Sprigs are similar to seeds in that a clean and homogenous start is desired, especially when establishing putting greens. Dwarf and ultradwarf bermudagrass as well as seashore paspalum varieties used for golf course putting greens are primarily asexually propagated, so seed is not an option. Sprigs are preferred over sod for a number of reasons such as limiting the introduction of soil, organic matter and soil-borne pests.
Young plants, whether they emerge from seeds or sprigs, are tender and especially susceptible to pests. Fortunately, a number of products are labeled for treating seeds before planting. Treating seeds with various products can protect young seedlings from pests following germination. However, when planting treated seeds, do not exceed maximum seeding rates because doing so can result in the over application of active ingredient.
Comparing turfgrass to cotton may seem silly, but both cotton and turfgrass are most vulnerable to pests during their seedling stage. Most cotton farmers use treated seeds to protect their investment – now golf course superintendents have the ability to do the same. Unfortunately, there are no known active ingredients specifically labeled for treating sprigs.
So, does your sprig supplier treat for pests such as nematodes or diseases before harvesting? Endoparasitic nematodes like root-knot nematode can be present in sprigs even when washed of all soil. Fungal pathogens are even smaller than nematodes, and maintaining wet conditions to promote sprig establishment allows fungi to proliferate. It would be ideal to have sprigs that are treated like seeds to protect against these pests, but producers lack specifically labeled products and the specialty equipment required to treat sprigs after harvesting. Fortunately, there is an alternative.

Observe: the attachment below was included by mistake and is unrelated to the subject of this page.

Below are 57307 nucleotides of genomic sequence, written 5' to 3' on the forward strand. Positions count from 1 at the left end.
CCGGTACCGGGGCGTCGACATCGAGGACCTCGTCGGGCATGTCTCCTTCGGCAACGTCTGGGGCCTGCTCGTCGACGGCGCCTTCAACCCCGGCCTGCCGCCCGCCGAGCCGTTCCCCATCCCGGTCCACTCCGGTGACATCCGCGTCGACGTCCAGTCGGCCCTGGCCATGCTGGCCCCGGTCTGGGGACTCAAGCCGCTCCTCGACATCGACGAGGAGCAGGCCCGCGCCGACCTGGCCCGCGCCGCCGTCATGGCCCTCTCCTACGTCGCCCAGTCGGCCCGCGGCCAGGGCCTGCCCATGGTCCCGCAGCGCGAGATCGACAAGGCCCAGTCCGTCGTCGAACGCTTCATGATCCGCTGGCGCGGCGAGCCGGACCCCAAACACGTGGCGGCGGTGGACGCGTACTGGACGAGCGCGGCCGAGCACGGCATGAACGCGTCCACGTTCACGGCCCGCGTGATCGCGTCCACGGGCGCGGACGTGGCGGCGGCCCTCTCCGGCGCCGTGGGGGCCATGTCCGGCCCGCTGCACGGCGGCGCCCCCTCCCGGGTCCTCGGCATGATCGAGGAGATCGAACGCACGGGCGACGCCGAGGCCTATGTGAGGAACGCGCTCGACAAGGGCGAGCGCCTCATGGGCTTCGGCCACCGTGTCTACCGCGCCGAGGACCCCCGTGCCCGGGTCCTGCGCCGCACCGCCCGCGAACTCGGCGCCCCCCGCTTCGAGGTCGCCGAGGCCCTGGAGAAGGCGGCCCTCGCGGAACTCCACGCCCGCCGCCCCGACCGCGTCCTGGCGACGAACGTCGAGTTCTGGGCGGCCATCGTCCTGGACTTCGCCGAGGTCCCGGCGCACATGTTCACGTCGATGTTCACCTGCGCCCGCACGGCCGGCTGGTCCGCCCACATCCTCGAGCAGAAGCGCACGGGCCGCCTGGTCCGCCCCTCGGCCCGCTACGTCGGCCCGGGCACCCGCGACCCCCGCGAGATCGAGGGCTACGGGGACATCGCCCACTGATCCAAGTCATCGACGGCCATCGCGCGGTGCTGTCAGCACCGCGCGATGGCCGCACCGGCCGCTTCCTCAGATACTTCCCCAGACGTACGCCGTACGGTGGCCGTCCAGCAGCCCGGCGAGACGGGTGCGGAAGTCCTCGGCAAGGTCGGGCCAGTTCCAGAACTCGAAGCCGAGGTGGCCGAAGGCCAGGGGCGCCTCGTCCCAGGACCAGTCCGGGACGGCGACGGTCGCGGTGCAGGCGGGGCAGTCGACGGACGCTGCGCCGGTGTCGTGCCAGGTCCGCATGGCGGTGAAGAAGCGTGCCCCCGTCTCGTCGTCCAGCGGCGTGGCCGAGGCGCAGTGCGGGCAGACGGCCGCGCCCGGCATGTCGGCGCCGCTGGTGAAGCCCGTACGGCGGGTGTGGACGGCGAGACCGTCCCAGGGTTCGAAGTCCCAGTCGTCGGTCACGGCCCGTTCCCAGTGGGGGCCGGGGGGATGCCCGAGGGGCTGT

One golf course in the South requested their sprig supplier treat the source field of bermudagrass with a broad-spectrum fungicide before harvesting sprigs. As a test, the sprig producer also supplied sprigs from a nearby, untreated field. The sprigs were planted side-by-side on a putting green for evaluation. The sprigs from the field treated with fungicide before harvest established almost three to four weeks ahead of the sprigs that came from the untreated field. The springs from the treated field also delayed the need for fungicide applications during establishment.
Saprophytic and opportunistic fungi can accelerate the senescence of harvested sprigs, delaying the establishment of young turfgrass plants. During your next project, be the smart pig and use clean, healthy sprigs. Even if golfers don't thank you for it, you may sleep better for years to come knowing your putting greens started as a house made out of bricks, not straw.
Southeast Region Agronomists:
Chris Hartwiger, director, USGA Course Consulting Service – email@example.com
Steve Kammerer, regional director – firstname.lastname@example.org
Patrick M. O’Brien, agronomist – email@example.com
Todd Lowe, agronomist – firstname.lastname@example.org